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The Duchess of Cornwall praises technology used to help domestic abuse victims

The Duchess of Cornwall was visiting the Metropolitan Police Service Base in Lambeth.

Metropolitan Police Commissioner Cressida Dick has described domestic abuse as a “pernicious problem” as the Duchess of Cornwall was shown innovative technology keeping victims safe.

Camilla was given a demonstration of a secret device during a visit to Met Police offices in Lambeth, south London, which uses the latest global tracking and location capabilities to help police locate the person in distress and provide a rapid response.

The Met Commissioner, who joined Camilla for her visit, said domestic abuse was something her force took seriously and that they were getting “better and better” at dealing with it.

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The Duchess of Cornwall, with the Metropolitan Police Commissioner Cressida Dick (left), during a visit to Met Police offices to learn about a device keeping domestic abuse victims safe (PA Wire/PA Images)

Sat at a desk with communications supervisor Steve Vaughan, Camilla watched as he responded to the fictitious alert which brought up a woman’s location and showed the criminal record of her partner and his car details.

The duchess said to the Met Commissioner: “Just seeing it is believing – very impressive.”

Since it was launched in the UK in 2011, TecSOS has been adopted by 40 out of 43 UK police forces and has given more 13,000 high-risk domestic abuse victims added security and been activated almost 1,900 times.

Camilla toured the centre where 999 and 101 non-emergency calls from across the capital are taken by staff and chatted to some of those working.

There was a lighter moment when Camilla met staff manning a fundraising tuck shop that donates proceeds to a different charity each month.

Turning to her private secretary who produced Camilla’s purse she gave £10 for two chocolate bars.

At the end of the visit the Met Commissioner gave a short speech: “It means an enormous amount to us that you’re taking such a keen interest in the issues of domestic violence, which of course remains a really pernicious problem in our society and in London and something we in the Met take incredibly seriously.

“And I think there are lots of signs we are getting better and better and better at dealing – from a police point of view – but there is so much more to do, and the fact you’re so interested in this subject and have met colleagues working with the new way of protecting people is really appreciated.”

In response, the Duchess praised the work of staff who take emergency calls from those in need: “I’m thrilled to have come today, I’ve learnt a lot.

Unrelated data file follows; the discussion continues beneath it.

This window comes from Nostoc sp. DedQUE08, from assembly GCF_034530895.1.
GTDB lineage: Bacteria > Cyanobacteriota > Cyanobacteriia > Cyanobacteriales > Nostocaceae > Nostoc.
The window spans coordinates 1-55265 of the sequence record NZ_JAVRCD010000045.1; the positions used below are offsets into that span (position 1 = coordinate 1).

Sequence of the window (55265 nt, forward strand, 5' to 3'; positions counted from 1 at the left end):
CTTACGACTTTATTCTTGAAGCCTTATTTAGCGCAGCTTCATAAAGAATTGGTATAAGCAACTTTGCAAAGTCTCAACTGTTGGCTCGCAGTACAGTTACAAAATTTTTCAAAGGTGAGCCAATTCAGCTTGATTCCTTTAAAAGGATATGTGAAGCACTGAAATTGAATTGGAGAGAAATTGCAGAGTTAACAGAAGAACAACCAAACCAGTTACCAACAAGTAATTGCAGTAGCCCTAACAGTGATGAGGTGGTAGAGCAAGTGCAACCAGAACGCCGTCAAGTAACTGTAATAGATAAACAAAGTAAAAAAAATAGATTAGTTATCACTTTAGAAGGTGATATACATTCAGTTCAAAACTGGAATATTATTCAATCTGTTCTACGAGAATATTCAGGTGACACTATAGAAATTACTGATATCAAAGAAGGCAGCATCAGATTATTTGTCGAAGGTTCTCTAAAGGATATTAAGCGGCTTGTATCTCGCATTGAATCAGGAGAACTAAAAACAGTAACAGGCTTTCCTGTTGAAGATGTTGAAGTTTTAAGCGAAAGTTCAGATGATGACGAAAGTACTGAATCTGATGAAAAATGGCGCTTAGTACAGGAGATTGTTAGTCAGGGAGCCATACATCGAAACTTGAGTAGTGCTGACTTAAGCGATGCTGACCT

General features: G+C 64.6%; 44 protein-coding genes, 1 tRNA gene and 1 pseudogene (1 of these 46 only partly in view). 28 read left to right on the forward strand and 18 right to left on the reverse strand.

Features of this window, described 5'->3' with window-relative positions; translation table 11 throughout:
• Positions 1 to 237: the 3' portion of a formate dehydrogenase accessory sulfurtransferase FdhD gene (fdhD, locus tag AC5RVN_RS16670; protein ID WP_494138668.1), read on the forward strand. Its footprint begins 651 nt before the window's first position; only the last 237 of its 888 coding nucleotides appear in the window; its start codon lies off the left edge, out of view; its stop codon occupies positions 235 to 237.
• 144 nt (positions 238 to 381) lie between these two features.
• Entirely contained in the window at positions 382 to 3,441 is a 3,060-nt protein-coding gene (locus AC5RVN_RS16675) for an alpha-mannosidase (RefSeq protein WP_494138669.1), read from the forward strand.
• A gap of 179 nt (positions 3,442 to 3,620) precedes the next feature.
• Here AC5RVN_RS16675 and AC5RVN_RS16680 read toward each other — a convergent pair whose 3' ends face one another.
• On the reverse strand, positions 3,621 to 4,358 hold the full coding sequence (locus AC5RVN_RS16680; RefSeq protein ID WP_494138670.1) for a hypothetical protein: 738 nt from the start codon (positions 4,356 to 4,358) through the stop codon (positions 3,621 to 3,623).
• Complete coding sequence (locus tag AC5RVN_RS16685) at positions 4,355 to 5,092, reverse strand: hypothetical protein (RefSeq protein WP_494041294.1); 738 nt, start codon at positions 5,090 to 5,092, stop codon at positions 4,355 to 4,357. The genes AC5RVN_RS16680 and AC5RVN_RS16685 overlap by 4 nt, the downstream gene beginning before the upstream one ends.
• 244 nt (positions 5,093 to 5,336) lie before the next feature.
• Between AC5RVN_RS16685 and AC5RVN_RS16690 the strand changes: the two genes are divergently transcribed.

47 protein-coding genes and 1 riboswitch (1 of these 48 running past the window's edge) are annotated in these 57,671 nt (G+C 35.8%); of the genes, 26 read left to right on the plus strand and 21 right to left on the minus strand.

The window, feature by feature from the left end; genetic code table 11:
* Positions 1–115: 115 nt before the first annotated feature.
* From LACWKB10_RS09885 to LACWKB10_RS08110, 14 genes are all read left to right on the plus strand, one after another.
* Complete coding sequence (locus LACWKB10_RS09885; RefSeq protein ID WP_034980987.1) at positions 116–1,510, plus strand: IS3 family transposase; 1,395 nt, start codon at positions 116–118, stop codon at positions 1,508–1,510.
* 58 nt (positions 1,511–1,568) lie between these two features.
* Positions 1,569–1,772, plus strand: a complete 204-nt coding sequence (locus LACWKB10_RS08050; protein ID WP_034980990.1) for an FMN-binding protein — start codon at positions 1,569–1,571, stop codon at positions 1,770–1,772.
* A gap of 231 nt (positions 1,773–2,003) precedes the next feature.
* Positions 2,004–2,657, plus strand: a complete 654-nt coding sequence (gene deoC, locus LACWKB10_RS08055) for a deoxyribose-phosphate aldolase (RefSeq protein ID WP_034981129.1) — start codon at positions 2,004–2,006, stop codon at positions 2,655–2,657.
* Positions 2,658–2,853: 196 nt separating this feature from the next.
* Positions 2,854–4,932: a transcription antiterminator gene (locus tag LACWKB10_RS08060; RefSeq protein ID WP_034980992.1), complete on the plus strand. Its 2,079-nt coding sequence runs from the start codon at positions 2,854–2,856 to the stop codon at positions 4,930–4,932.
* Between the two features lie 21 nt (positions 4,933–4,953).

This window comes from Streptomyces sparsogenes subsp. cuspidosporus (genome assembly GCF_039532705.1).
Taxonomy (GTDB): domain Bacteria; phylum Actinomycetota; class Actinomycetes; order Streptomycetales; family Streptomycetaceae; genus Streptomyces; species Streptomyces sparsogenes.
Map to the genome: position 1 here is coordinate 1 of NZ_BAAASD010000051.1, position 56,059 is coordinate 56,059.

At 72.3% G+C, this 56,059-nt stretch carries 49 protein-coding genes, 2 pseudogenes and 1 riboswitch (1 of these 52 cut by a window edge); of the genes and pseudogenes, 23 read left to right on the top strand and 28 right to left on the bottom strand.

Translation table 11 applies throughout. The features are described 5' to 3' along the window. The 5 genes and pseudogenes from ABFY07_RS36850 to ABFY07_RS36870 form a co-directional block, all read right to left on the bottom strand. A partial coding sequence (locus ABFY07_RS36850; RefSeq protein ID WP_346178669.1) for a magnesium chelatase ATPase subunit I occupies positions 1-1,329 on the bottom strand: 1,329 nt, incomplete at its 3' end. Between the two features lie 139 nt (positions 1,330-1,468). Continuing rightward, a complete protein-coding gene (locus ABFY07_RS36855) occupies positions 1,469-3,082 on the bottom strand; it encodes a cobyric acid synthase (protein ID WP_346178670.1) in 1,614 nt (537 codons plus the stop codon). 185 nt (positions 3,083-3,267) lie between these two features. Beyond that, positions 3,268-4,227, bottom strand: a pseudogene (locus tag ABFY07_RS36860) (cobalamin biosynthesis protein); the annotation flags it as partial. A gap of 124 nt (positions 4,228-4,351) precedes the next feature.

“Till you come and see things, like the 999 calls, I don’t think me, as an ordinary member of the public, understand quite what goes on behind the scenes.

“I see how much work and how much time goes into it all, and the pressure, the pressure all of you must feel – I’m astounded by all the work you do and I can only congratulate you all, you do us all a tremendous service, I don’t know what we’d do without you.”

Earlier Camilla visited a centre in Camberwell, south London, where young victims of sexual abuse are offered a range of support including forensic medical examinations, follow-up sexual healthcare and access to child psychology and advocacy services.

It is one of three specialist units – known as Havens –across London, run by King’s College Hospital NHS Foundation Trust, caring for victims of sexual assault but is the only one to have a section dedicated to children and young people.

The Duchess was giving a guided tour of the department by consultant paediatrician Dr Andrea Goddard and was shown the room where examinations are carried out and was told about a pioneering interview technique.

Last week for the first time an interview with a child abuse victim was carried out by a child psychologist instead of a police officer, who oversaw the gathering of evidence watching from a control room.

Detective Constable Janine Stevenson, from the Met Police’s child abuse and sexual offences command who works with the Haven, said: “Psychologists are better at dealing with symptoms of trauma and the effect that it has on the brain. The child can sometimes become re-traumatised whilst talking about their experiences so they’re better placed to conduct the interview.”

Before leaving Camilla, who for a number of years has been supporting the work of the police and other professions who deal with sexual assault, praised the work of staff: “I think the thing is about rape and sexual abuse, people don’t really want to address it, nobody knows about the wonderful work people do behind the scenes. That’s why you should all be applauded for all you do. You don’t get enough acclaim. “

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